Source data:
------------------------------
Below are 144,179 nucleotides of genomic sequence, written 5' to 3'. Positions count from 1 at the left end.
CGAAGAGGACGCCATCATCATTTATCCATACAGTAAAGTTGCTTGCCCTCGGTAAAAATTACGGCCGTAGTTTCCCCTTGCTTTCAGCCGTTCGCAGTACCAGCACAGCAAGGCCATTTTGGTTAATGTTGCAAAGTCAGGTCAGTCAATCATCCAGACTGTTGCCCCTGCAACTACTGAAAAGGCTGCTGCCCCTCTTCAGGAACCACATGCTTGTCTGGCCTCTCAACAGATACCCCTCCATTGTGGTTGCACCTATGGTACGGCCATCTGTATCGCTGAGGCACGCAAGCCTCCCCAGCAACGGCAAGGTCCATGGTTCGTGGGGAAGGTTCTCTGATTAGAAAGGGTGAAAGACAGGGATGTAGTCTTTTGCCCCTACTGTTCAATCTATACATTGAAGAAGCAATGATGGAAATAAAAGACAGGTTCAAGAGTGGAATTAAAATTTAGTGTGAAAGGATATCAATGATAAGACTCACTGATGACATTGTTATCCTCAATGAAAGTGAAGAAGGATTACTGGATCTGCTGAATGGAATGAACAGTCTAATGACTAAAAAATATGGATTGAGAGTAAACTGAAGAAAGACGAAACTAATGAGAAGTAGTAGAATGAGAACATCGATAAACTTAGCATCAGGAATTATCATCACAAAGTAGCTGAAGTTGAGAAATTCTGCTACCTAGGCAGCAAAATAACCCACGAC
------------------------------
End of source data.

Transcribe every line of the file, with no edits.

Below are 144,179 nucleotides of genomic sequence, written 5' to 3'. Positions count from 1 at the left end.
CGAAGAGGACGCCATCATCATTTATCCATACAGTAAAGTTGCTTGCCCTCGGTAAAAATTACGGCCGTAGTTTCCCCTTGCTTTCAGCCGTTCGCAGTACCAGCACAGCAAGGCCATTTTGGTTAATGTTGCAAAGTCAGGTCAGTCAATCATCCAGACTGTTGCCCCTGCAACTACTGAAAAGGCTGCTGCCCCTCTTCAGGAACCACATGCTTGTCTGGCCTCTCAACAGATACCCCTCCATTGTGGTTGCACCTATGGTACGGCCATCTGTATCGCTGAGGCACGCAAGCCTCCCCAGCAACGGCAAGGTCCATGGTTCGTGGGGAAGGTTCTCTGATTAGAAAGGGTGAAAGACAGGGATGTAGTCTTTTGCCCCTACTGTTCAATCTATACATTGAAGAAGCAATGATGGAAATAAAAGACAGGTTCAAGAGTGGAATTAAAATTTAGTGTGAAAGGATATCAATGATAAGACTCACTGATGACATTGTTATCCTCAATGAAAGTGAAGAAGGATTACTGGATCTGCTGAATGGAATGAACAGTCTAATGACTAAAAAATATGGATTGAGAGTAAACTGAAGAAAGACGAAACTAATGAGAAGTAGTAGAATGAGAACATCGATAAACTTAGCATCAGGAATTATCATCACAAAGTAGCTGAAGTTGAGAAATTCTGCTACCTAGGCAGCAAAATAACCCACGAC